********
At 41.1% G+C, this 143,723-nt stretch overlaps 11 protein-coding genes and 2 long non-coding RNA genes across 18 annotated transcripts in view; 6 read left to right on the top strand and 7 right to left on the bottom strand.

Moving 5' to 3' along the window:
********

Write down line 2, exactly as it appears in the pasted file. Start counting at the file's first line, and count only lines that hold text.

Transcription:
Moving 5' to 3' along the window: